Trashing the concept of a public service
‘Customers’ are being asked to collude in the impoverishment of the men who collect their bins
Rubbish, trash, garbage – this column has them all. But also some bigger things: the stripping away of citizenship and the brutalisation of everyday life.
Until January 16th, 2012, the part rubbish played in my life was largely confined to the comments under the online versions of my columns.
I put out my black, green and brown bins on the ordained days. Men arrived in a Dublin City Council truck and emptied them. I said hello to them as I was heading out for my morning constitutional and dragged in the empty bins on my return. In late December, one of the men would ring on the doorbell with a polite inquiry about something or other, a signal that it was time for the “Christmas box”. I handed over a note and we exchanged pleasantries and I waved to the rest of the crew and said thanks for the service.
This was all quite banal but also quite civilised. It was part of the warp and weft of the fabric of mundane decency. I paid my taxes, and a €100 service charge, and got something back. I knew the binmen were in a union and that they were public employees so I took it for granted that they were paid a living wage.
It wasn’t a sentimental drama – the waft was a bit too heady for hugging. But it wasn’t savage either. The hum was the honest stench of trash, not the reek of moral rottenness. A small but significant part of humdrum urban existence was carried off with a modicum of dignity all round.
No one ever asked me or anyone else I know whether, as a citizen or a taxpayer, I wanted to change this arrangement. It worked fine. But it was intolerable because no one was making a profit out of it. It was ideologically unsound. It was decided from on high that this simply wouldn’t do in the 21st century, that it was not properly market-driven, that it needed a good dose of “choice” and “competition”.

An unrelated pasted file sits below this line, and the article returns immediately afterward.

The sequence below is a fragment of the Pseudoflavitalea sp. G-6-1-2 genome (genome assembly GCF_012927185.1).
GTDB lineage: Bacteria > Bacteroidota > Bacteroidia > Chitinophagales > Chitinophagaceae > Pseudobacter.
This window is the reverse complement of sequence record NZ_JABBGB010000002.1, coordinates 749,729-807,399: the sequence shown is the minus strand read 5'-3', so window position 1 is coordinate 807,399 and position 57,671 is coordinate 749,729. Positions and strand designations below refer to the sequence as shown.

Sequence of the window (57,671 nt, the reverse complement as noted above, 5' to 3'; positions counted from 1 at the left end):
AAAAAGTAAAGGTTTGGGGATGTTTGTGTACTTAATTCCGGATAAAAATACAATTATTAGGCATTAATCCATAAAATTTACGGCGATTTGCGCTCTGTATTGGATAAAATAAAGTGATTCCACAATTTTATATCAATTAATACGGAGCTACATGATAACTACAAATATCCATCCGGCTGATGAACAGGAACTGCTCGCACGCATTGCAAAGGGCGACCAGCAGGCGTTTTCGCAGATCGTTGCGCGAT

So, after no consultation of any kind, I got a letter on headed notepaper – jointly headed, that is, with the logos of Dublin City Council and of a commercial company called Greyhound. It addressed me, not as a citizen or a taxpayer or even as a resident of my own city, but as “Dear customer”. It informed me, as a fait accompli, that as of January 16th, 2012 there would be a “seamless transfer” of my bin collections to Greyhound and that I would be paying this company for the service in the future.
The “customer” bit is itself a heap of linguistic trash. A service that was perfectly okay is now much more expensive and significantly worse. Instead of the €100 service charge, it now costs me €282. Have my taxes come down by the amount saved by the council ceasing to collect my bins? No, they’ve gone up – a lot. But at least I’m the customer now and the customer is all-powerful.
Garbage, of course. There have been weeks on end when the bins haven’t been collected. The requirement for the binmen to empty a bin every 20 seconds means the process has become much sloppier.
Curfew floutedThe 9pm curfew – after which it is supposedly illegal for my bins to be out on the footpath – has been flouted. I complained to Dublin City Council about this. Their reply: “I have contacted Greyhound again regarding your complaint. As they are a private company we do not have a role to play in improving their service.”
And now something much worse is happening. I am being asked to collude as a “customer” in the impoverishment of the men who collect my bins and their families. The destruction of a public service that maintained some level of decency has led to a no-holds-barred “competition”, in which rival waste companies compete for business.
Since bin-collection is bin-collection, the only basis on which they can compete is price. And since most of the costs are fixed, the only way to drive the price down is by driving up productivity, skimping on health and safety training and ruthlessly slashing wages. Hence, Greyhound issued an ultimatum to its workers to accept a savage pay cut from about €450 a week to €335.
This brutality affects those workers, of course, but it also affects the rest of us. We will end up subsidising Greyhound by paying family income supplement to some of those workers. But we’re also being forced to take part in the disgusting exploitation of fellow citizens. As a “customer”, I’m now being told that my market “choice” comes down to this: play my part in pushing workers and their families into poverty or bury my rubbish in the back garden.
A system for taking away waste now pipes the toxic sludge of economic abuse back into our households. In order to have my trash collected, I have to sort it properly: leave citizenship in the black bin, decency in the brown bin and morality out of it altogether.